Cap rock

Cap rocks are relatively impermeable rocks layers that seal the top of reservoirs and other geologic formations. Cap rocks are commonly referred to in the context of topping oil and gas reservoirs but can also top formations of softer or less resistant rock and salt domes. Cap rocks are often formed from shale, anhydrite, or salt as discussed below.[1]


Figure 1. An anticline oil and gas reservoir. The cap rock would be the impermeable rock layer.[2]

Cap rocks form the top of reservoirs and create a layer that is impervious to fluid flow (Figure 1). By preventing fluids from flowing through it, the fluids are prevented from escaping the reservoir.[1]

This particularly applies to oil and gas reservoirs. Oil and gas reservoirs often form in "traps". There are a few types of traps: anticlinal, fault, stratigraphic, and reef and/or salt traps. In all cases, the cap rock overlies the reservoir rock(s) (where the hydrocarbons are held), sealing the top of the trap and often the sides. Source rocks (where the hydrocarbons form) are usually at lower depths than the cap rock but not necessarily directly below it.[1]

Less Resistant Rock

Figure 2. Drumheller Hoodoos.[3]

When a rock that is harder to break down (resists weathering) overlies an easier to break down rock (less resistant to weathering), the rock on top is referred to as cap rock. The cap rock, in this case, can protect the lower more delicate layers from weathering and erosion. Alternatively, the cap rock can remain while the more delicate lower layers are weather and eroded from under it. Both cases result in unique natural features. Buttes, mesas, scarps all form in this fashion but the most distinctive feature that forms this way are the hoodoos (Figure 2). [4]

Salt Domes

Figure 3. Salt dome. The dark yellow-orange layer is a sulphur-rich cap rock layer.[5]

Salt domes are large masses of underground salt with a small amount of anhydrite (Figure 3). Salt usually has a lower density than the surrounding rock and will attempt to flow upwards when it can. This often results in salt domes forming plug or bulge shapes as it tries to fit through weak spots in the overlying rock layer. As the salt forces its way upwards and begins to dissolve, a cap rock forms on top of the dome. Anhydrite is an evaporite mineral that is not as easily dissolved as salt. It reacts with bacteria and other substances in the ground to change into sulphur, dolomite, limestone, and/or gypsum, all of which build up to make the cap rock.[1]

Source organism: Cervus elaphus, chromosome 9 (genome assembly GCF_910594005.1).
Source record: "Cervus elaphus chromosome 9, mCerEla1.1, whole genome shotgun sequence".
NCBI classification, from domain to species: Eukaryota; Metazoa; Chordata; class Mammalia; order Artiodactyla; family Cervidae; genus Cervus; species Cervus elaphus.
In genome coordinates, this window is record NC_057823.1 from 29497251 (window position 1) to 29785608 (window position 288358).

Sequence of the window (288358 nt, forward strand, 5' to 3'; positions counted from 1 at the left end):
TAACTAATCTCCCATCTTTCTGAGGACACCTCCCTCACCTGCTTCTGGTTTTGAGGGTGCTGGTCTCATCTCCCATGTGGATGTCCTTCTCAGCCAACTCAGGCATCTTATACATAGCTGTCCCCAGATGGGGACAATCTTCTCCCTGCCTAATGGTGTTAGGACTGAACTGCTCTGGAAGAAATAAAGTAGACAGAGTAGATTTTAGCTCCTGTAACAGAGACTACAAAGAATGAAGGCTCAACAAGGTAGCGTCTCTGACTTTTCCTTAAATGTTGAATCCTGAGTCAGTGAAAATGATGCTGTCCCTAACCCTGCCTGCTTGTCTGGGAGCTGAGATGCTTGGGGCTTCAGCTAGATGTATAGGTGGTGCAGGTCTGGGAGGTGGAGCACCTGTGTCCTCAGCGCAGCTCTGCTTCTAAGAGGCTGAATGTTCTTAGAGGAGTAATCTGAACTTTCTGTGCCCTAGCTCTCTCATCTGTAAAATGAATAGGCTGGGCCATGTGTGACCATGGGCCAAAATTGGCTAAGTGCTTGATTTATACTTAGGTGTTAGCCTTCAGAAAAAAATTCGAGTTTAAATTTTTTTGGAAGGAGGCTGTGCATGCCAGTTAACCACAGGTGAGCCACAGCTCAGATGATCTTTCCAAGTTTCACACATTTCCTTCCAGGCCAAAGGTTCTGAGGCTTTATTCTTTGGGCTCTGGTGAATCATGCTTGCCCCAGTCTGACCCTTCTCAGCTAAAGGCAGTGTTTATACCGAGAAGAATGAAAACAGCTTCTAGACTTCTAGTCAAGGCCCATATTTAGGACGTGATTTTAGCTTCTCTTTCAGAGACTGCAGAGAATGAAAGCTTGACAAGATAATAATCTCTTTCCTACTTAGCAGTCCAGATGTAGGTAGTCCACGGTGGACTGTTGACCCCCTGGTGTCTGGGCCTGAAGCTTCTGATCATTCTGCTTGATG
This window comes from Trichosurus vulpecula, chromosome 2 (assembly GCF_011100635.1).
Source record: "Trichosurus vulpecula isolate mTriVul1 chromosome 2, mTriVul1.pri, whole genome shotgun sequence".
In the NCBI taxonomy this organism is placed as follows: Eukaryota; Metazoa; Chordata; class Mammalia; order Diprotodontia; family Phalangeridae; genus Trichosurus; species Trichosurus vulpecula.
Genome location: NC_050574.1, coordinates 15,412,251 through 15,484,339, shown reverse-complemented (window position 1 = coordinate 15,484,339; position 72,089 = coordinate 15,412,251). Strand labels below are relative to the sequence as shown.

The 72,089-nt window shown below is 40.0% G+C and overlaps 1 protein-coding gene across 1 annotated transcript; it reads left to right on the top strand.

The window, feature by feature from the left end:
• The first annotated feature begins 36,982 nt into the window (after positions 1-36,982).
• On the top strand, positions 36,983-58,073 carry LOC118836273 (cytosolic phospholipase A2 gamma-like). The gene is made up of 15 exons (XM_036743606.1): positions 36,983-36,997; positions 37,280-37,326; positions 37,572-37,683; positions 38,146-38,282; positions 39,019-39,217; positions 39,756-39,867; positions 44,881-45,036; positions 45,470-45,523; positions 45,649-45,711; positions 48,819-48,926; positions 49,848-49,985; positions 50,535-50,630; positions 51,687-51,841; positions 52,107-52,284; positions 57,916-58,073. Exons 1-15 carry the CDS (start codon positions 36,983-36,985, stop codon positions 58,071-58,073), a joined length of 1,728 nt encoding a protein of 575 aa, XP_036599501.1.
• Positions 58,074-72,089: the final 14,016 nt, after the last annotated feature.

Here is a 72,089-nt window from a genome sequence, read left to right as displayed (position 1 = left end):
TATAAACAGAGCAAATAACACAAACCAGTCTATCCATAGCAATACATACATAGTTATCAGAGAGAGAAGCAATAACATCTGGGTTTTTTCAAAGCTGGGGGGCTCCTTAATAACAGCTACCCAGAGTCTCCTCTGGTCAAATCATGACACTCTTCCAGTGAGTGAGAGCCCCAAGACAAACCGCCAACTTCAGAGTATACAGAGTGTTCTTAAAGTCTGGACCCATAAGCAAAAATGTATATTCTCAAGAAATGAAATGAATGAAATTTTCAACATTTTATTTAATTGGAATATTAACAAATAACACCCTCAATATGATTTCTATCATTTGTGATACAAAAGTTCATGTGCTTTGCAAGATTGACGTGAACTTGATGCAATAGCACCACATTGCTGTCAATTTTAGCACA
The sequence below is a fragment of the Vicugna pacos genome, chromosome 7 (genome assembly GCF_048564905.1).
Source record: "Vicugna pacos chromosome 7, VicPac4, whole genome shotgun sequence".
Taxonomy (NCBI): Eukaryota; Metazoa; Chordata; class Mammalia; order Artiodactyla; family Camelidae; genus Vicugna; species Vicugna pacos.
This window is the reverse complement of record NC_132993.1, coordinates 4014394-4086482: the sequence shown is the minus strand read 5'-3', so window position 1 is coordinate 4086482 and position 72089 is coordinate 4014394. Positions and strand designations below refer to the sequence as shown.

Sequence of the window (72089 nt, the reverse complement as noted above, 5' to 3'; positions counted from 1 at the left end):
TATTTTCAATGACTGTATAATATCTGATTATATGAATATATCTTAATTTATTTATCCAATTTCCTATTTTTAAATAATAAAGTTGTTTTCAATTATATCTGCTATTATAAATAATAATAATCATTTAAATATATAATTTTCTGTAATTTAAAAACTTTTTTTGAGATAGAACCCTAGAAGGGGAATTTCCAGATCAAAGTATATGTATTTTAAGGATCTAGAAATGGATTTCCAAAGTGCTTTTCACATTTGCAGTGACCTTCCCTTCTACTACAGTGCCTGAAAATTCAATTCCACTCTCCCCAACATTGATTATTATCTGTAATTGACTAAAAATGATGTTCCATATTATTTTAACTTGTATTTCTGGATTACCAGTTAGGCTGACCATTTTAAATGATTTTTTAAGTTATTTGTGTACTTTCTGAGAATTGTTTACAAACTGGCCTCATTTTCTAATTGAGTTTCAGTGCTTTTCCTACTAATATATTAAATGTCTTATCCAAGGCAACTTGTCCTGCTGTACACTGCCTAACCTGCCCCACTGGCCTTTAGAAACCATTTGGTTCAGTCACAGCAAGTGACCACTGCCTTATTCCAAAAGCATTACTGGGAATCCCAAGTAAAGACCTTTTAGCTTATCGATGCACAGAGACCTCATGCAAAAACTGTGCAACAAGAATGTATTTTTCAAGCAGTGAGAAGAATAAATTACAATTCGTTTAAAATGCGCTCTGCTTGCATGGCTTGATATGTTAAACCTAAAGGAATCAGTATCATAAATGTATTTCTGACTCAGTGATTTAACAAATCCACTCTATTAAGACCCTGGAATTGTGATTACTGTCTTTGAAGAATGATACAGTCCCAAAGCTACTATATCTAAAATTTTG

For Further Reading


  1. 1.0 1.1 1.2 1.3 Hyne, N., 2012. "Nontechnical Guide to Petroleum Geology, Exploration, Drilling, and Production", Tulsa: PennWell Corporation.
  2. Source unknown. Please contact us if you know this image's source. The cap rock is the upper part of the formation.
  3. Wikimedia Commons. (Nov.28, 2018) "File:Hoodoos, Drumheller, Alberta.jpg". [Online} Available from:,_Drumheller,_Alberta.jpg
  4. Lindquist, R.C., 1977. The geology of Bryce Canyon National Park, Bryce Canyon, Utah: Bryce Canyon Natural History Association.
  5. General Kinematics. (Nov.28, 2018) "Sulfur Mining & Processing: What to Know". [Online} Available from:

Authors and Editors

Ashley Sheardown, Jason Donev
Last updated: January 4, 2019
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